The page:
I conducted a local ecological study about drivers of land use change and agroforestry practices in Uvira, South Kivu, DRC between December 2010 and February 2011. The work was undertaken in the framework of ICRAF’s technical backstopping mandate in the Lake Tanganyika Regional Integrated Catchment Management Project and in partnership with WWF East Africa. The aim of this participatory research was to support the design of sustainable agroforestry interventions to reduce sediment loading and improve local livelihoods in the catchment. The results of this study show that excessive deforestation as a result of agricultural expansion, with unsustainable farming practices on marginal land, and charcoal production are the main drivers to land degradation. Knowledge held by farmers and local extension staff about field management practices and tree species differed widely. Extension workers had theoretical knowledge of exotic tree species and species occurring in the lower catchment but limited knowledge of native species. In addition to the urgency in increasing soil fertility in fields and pastures, farmers suggested priority intervention niches (excessive landslide zones in the upper catchment, river banks, mountain paths, head-waters) informed by their detailed explanatory knowledge about land degradation and perturbations in the local river regimes. Previous agroforestry practices (multi-strata fruit gardens, boundary planting and live fences) was existing in the past but had been largely destroyed or abandoned as a result of the wars. Farmers suggested that these practices could be built on to improve livelihoods and reduce erosion. Various native species were identified as important to improve soil fertility and control erosion in fields. With the urgency of securing fuelwood and construction wood, woodlots on degraded upslope land are an option farmers consider and further research on alternative fast growing species to Eucalyptus spp. is needed in the area. The study concludes that further research about native species in the area is also needed and that efforts should be channeled to increase knowledge transfers across farmer groups, scientists and extension workers to ensure synergies can be built in the design and application of local agroforestry interventions.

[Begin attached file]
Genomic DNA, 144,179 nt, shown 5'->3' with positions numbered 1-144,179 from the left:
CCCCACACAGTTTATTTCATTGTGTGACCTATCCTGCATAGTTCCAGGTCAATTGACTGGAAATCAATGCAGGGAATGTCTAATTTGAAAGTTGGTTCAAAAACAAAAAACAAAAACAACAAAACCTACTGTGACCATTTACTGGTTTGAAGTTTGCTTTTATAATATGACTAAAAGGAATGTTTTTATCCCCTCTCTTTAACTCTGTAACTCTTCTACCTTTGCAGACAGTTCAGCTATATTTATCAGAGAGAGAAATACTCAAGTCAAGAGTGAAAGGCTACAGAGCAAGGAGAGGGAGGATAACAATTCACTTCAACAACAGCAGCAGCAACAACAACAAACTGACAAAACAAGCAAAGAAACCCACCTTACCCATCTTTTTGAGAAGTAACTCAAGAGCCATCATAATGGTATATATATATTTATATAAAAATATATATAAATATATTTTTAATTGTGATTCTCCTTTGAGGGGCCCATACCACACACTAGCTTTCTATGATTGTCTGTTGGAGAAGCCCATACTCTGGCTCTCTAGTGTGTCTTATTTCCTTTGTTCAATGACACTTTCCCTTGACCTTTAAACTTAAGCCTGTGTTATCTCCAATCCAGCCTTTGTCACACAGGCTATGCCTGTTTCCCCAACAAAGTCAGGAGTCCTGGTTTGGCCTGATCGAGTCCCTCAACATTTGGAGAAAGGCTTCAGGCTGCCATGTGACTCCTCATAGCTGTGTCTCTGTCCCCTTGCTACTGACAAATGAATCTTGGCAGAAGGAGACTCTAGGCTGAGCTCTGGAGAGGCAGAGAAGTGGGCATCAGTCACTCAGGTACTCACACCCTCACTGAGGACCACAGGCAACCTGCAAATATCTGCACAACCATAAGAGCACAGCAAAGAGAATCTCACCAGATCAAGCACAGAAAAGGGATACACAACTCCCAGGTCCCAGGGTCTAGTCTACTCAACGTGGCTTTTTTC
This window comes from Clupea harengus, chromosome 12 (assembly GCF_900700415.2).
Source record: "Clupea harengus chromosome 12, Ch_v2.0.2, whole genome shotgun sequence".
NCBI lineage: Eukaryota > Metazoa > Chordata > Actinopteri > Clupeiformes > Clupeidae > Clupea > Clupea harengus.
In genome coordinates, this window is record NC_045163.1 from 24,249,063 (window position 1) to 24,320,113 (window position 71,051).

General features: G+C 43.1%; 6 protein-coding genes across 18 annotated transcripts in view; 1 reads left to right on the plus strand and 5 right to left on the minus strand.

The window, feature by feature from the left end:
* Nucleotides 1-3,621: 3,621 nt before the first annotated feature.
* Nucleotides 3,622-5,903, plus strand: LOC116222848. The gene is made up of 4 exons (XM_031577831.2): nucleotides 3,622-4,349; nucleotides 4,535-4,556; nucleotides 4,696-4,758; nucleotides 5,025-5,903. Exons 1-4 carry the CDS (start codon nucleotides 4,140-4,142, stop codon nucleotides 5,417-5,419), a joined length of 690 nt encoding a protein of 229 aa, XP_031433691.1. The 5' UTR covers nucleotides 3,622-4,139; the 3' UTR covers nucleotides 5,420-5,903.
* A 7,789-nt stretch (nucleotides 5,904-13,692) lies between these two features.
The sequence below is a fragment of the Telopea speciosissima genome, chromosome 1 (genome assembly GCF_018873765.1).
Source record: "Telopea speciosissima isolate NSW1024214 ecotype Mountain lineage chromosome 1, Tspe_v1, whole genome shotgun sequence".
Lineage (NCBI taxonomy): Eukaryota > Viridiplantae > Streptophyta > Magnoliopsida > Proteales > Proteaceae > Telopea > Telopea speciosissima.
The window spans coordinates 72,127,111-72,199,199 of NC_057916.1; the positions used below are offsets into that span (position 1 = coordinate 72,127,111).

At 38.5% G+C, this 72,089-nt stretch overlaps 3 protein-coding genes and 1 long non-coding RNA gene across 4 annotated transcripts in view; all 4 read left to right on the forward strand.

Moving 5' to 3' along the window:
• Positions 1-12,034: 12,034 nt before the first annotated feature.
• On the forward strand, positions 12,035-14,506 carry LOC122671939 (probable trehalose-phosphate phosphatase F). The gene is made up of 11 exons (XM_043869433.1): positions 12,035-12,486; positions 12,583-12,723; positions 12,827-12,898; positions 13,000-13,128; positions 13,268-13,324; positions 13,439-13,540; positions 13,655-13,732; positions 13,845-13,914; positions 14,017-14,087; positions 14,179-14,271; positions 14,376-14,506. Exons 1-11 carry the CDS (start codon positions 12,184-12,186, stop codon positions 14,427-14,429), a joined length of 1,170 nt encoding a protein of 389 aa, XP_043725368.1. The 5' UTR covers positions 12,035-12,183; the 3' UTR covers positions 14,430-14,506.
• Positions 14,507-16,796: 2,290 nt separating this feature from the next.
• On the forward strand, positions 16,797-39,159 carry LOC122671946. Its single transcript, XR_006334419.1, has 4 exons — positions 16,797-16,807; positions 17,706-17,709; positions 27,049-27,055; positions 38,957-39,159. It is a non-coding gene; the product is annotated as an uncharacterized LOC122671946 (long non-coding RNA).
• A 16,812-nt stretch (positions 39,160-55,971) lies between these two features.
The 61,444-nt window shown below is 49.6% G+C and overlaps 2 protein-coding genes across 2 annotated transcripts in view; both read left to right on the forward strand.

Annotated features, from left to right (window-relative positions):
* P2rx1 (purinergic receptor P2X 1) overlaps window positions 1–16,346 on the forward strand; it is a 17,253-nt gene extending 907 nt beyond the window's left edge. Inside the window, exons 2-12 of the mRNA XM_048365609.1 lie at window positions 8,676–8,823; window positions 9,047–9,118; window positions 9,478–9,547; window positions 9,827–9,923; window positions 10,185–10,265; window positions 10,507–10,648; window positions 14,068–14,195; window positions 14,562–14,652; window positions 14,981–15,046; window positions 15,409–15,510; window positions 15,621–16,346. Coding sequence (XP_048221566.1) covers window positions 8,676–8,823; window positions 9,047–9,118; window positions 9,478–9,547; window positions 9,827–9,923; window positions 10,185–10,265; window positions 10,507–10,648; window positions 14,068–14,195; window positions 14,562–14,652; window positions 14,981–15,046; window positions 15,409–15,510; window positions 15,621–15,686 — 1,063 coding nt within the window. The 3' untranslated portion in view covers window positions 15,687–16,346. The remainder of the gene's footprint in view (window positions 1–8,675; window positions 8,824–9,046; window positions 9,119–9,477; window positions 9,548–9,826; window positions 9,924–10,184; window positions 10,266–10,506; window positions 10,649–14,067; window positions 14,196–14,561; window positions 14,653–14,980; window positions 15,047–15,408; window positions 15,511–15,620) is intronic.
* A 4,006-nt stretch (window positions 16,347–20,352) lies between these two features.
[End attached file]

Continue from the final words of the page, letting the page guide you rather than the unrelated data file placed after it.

Photo credit: Emilie Smith Dumont, 2011.
Presented in the ICRAF annual report 2011-2012: